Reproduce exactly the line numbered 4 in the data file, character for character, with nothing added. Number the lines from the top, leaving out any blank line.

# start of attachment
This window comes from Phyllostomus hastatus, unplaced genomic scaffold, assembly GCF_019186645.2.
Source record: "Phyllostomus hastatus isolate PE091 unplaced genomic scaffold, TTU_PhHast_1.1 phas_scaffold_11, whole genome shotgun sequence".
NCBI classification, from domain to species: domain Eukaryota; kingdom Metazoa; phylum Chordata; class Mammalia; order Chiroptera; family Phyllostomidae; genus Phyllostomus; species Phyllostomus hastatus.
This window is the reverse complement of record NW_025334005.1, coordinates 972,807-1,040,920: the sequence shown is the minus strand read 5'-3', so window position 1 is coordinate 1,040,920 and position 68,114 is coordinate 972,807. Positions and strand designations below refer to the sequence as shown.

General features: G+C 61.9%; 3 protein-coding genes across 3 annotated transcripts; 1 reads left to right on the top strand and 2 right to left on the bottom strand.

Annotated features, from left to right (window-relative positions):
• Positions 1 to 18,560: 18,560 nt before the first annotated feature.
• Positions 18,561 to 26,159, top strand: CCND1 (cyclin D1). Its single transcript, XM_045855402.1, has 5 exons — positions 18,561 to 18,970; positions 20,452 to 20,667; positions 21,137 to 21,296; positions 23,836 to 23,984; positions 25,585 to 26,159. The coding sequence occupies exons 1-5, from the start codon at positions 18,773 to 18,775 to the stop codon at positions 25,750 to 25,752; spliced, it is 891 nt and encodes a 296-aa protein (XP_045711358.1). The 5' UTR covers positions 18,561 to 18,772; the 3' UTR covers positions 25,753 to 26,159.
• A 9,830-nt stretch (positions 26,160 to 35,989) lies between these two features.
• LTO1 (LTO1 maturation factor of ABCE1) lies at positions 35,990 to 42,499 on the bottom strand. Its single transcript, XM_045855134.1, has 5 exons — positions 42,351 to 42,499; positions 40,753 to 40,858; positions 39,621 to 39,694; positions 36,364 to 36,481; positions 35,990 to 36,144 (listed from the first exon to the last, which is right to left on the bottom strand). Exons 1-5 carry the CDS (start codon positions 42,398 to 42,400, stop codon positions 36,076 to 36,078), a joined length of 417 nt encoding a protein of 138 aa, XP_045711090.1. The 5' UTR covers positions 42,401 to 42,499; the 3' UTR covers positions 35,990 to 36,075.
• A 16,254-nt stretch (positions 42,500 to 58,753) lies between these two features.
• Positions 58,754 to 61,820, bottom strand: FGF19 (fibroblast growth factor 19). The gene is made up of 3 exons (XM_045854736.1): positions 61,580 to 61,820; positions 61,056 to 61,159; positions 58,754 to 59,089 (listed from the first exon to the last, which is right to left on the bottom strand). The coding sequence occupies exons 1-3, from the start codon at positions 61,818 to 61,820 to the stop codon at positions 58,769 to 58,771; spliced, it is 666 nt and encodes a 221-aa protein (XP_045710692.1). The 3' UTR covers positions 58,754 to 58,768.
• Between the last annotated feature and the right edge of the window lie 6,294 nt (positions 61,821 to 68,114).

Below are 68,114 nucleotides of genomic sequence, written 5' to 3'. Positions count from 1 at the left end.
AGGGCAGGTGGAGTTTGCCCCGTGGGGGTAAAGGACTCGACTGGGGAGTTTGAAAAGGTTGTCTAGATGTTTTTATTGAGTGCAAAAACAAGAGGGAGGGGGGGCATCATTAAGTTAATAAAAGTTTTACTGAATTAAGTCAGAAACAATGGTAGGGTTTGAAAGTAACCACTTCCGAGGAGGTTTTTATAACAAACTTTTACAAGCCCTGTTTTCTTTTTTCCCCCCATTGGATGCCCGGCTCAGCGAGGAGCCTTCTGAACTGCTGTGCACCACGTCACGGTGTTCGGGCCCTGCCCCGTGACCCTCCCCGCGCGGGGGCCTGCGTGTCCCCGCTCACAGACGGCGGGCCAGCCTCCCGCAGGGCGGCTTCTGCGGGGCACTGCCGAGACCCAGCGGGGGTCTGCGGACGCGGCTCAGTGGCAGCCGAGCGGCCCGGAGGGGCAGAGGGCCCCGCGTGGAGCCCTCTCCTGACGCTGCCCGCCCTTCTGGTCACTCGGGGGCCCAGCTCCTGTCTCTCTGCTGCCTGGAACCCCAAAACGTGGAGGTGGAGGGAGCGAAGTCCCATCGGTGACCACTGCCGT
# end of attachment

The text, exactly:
This window is the reverse complement of record NW_025334005.1, coordinates 972,807-1,040,920: the sequence shown is the minus strand read 5'-3', so window position 1 is coordinate 1,040,920 and position 68,114 is coordinate 972,807. Positions and strand designations below refer to the sequence as shown.